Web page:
You need your presentation to also serve as a leave behind document
Increasingly our presentations also need to be available to people after the presentation. Either people who attended the presentation want to discuss it with others who were not there, or people who were not able to attend the presentation need to review what we shared. The temptation is to create a document that contains all the details and project it as the presentation. This is a mistake because it is information overload and overwhelms and confuses the audience in the presentation.
The advice to create a PowerPoint presentation to deliver in person and a Word document to provide afterwards is not reasonable. Trying to keep two files in sync and the additional time it takes is too much effort for most busy business professionals.
A solution that can work is to create a single PowerPoint file that is designed to serve both purposes. It has concise, clear slides that will be delivered in the live presentation and slides that contain additional detail for those looking at the file later. The slides with additional detail can also be accessed during the presentation to answer questions that are asked.
Three types of slides in the file
To create a single file that can serve as both the presentation and a detailed document, you should create three types of slides. Each type of slide should be in their own section in the PowerPoint file.
These slides are the ones used in the presentation and are primarily visuals with clear message headlines. They are the ones you speak to and do not contain additional information.
These slides contain the additional detail behind some of the presentation slides. These slides may contain tables of numbers, additional explanations, or other details that expand on what was shown in the presentation slides.
These slides are different versions of some of the presentation slides. They may contain additional data or explanations along with the visual that is on the presentation slide. These slides are only for the document version of the presentation. Any changes in the presentation slides that these slides are based on also needs to be reflected in these slides.
Creating and delivering the presentation
For the presentation you will deliver in person, add links to some of the presentation slides so that you can access the appropriate backup slide if you feel you need the additional detail to answer a question that may be asked. You can use the regular link to a slide or a Slide Zoom link. You are then ready to deliver your in-person presentation.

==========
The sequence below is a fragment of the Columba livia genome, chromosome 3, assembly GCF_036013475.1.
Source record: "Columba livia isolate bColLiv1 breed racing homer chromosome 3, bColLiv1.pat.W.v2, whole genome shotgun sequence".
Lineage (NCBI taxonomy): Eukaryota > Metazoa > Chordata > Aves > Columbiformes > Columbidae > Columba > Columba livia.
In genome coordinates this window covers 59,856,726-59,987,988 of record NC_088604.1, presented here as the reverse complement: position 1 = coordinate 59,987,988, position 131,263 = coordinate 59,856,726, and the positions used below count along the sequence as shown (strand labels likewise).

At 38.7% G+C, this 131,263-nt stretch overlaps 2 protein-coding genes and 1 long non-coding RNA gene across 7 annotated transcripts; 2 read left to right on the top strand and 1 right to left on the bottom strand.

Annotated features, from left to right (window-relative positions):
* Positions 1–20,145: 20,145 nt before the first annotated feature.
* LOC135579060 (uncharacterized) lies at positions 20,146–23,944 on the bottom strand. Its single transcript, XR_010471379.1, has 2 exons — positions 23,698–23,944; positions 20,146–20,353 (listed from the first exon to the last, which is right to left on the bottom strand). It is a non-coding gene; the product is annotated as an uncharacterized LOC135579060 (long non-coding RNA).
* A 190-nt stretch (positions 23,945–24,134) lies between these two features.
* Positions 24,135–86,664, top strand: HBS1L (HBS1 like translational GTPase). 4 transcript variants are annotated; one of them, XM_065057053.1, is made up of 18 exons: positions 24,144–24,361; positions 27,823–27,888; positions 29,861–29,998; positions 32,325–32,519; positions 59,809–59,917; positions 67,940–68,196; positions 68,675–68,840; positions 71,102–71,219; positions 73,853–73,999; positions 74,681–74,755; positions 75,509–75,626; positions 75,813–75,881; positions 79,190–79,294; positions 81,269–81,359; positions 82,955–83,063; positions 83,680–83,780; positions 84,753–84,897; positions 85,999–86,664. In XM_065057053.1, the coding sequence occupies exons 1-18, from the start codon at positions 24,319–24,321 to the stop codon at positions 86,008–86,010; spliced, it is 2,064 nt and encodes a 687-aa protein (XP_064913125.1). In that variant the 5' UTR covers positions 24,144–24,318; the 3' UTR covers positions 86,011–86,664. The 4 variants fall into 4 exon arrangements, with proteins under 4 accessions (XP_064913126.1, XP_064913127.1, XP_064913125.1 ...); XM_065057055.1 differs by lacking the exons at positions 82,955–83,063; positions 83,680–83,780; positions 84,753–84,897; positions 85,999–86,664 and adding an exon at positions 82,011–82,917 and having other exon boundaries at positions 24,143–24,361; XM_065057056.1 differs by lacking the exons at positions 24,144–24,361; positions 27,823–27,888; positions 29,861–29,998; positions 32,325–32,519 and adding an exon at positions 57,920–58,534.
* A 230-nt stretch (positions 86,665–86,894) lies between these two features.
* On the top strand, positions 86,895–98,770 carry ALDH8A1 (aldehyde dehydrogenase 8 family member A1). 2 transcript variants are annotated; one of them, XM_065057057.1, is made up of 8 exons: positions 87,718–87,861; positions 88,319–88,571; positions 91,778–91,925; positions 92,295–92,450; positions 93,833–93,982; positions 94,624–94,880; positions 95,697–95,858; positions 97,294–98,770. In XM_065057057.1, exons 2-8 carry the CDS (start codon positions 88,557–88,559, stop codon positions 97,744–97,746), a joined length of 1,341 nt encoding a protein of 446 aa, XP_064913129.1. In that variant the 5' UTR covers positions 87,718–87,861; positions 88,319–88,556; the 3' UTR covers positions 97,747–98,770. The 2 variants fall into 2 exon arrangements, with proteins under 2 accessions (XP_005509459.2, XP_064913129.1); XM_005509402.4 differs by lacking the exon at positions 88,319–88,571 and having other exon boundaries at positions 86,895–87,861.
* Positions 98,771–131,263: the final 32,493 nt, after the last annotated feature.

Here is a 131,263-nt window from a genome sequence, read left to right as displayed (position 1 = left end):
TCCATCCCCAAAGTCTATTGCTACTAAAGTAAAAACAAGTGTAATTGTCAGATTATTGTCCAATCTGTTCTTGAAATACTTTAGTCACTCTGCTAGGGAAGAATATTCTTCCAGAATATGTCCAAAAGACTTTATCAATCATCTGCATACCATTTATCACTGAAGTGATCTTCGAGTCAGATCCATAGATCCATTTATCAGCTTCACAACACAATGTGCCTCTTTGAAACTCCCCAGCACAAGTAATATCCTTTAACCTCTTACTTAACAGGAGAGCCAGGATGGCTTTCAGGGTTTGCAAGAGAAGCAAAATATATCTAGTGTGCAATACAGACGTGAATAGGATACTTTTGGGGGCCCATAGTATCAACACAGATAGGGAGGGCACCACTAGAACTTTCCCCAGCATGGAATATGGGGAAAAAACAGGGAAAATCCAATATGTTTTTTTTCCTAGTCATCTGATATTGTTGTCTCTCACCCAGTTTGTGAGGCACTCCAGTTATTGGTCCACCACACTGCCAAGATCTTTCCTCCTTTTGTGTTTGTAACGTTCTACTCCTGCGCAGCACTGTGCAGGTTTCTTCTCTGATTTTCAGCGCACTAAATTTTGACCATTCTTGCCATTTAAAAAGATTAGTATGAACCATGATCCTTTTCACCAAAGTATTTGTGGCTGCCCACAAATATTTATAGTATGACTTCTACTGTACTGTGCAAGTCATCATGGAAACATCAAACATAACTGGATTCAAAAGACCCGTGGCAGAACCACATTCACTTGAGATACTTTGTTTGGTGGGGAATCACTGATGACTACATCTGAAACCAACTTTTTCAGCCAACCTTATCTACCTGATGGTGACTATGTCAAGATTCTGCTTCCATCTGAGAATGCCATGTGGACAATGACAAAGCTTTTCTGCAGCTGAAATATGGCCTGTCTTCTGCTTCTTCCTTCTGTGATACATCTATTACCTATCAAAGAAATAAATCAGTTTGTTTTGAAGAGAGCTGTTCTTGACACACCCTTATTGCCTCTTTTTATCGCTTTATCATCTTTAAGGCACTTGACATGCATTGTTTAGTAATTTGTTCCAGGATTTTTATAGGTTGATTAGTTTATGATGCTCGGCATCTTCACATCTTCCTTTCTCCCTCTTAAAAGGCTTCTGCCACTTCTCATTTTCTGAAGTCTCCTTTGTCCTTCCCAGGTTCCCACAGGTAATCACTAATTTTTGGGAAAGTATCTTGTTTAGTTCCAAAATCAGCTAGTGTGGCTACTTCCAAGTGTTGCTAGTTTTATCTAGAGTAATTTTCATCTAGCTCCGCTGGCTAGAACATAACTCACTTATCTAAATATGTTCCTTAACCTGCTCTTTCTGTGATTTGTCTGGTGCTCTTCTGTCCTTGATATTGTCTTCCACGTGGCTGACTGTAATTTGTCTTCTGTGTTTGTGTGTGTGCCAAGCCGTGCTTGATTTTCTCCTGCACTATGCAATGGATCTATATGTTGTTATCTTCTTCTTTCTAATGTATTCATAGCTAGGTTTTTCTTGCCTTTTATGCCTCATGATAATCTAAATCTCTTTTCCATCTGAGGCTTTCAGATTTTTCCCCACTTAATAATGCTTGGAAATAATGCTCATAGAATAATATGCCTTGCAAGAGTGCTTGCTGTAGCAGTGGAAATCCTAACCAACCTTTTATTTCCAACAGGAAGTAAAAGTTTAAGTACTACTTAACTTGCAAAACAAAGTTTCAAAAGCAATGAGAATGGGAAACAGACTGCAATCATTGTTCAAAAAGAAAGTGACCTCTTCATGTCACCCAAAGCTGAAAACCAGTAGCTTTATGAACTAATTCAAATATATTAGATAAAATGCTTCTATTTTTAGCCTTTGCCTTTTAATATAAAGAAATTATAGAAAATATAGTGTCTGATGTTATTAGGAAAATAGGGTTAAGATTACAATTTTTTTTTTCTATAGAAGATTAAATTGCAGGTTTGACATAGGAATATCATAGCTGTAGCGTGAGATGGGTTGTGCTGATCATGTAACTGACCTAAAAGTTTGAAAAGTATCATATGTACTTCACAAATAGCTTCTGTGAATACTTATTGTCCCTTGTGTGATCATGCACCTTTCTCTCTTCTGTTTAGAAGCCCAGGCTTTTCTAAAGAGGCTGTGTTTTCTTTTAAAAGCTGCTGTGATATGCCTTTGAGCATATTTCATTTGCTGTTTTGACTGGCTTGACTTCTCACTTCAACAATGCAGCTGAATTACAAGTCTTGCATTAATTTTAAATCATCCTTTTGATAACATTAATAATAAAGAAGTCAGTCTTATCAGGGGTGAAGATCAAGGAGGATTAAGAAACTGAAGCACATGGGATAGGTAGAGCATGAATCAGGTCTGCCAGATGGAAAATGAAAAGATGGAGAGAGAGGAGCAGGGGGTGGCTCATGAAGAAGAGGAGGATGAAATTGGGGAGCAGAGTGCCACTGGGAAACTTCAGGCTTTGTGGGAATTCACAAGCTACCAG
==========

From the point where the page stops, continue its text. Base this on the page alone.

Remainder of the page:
Creating the document version of the presentation
In the document-only section of slides, create an alternative title slide that will serve as the first slide in the document. This may have additional details and your contact information.
The document version of the presentation is created using a custom show in the PowerPoint file. I suggest you name it Document Version, Detailed Document, or something similar. This custom show starts with the alternative title slide, draws slides from all three sections as needed, and allows you to arrange the slides in any order you want. You can include a presentation slide on its own, a presentation slide with the detailed backup slide after it, or use one of the document-only slides instead of a presentation slide.
You can create this custom show before your in-person presentation. You can also create it afterwards if you may want to make changes to the slides or add content based on the discussions at the meeting. If you create the custom show in advance, make sure you update it if you change any content after you deliver the presentation.
I also suggest you add a rounded rectangle shape to the first slide in the file which explains that the document version can be viewed by viewing the custom show name. You can also add a link from the shape to the custom show so you can also let viewers know that they can just click on the shape (which looks like a button) to access the custom show. You can add this shape before you present and make it not visible using the Selection Pane.
The custom show can be printed or you can save the custom show as a PDF if you want to create a standalone file that just contains the detailed document.
Saving time and providing the best experience for all attendees
By structuring your slides as described above and using them to create both the in-person presentation and a detailed document for later reference, you save yourself a lot of time compared to creating two files. The information you provide is more consistent and it is easily viewed by those who attend the presentation either live or afterwards.
This video shows you an example of how this file would be created and used.
Dave Paradi has over twenty years of experience delivering customized training workshops to help business professionals improve their presentations. He has written nine books and over 100 articles on the topic of effective presentations and his ideas have appeared in publications around the world. His focus is on helping corporate professionals visually communicate the messages in their data so they don’t overwhelm and confuse executives. Dave is one of less than ten people in North America recognized by Microsoft with the Most Valuable Professional Award for his contributions to the Excel and PowerPoint communities. He regularly presents highly rated sessions at national and regional conferences of financial professionals.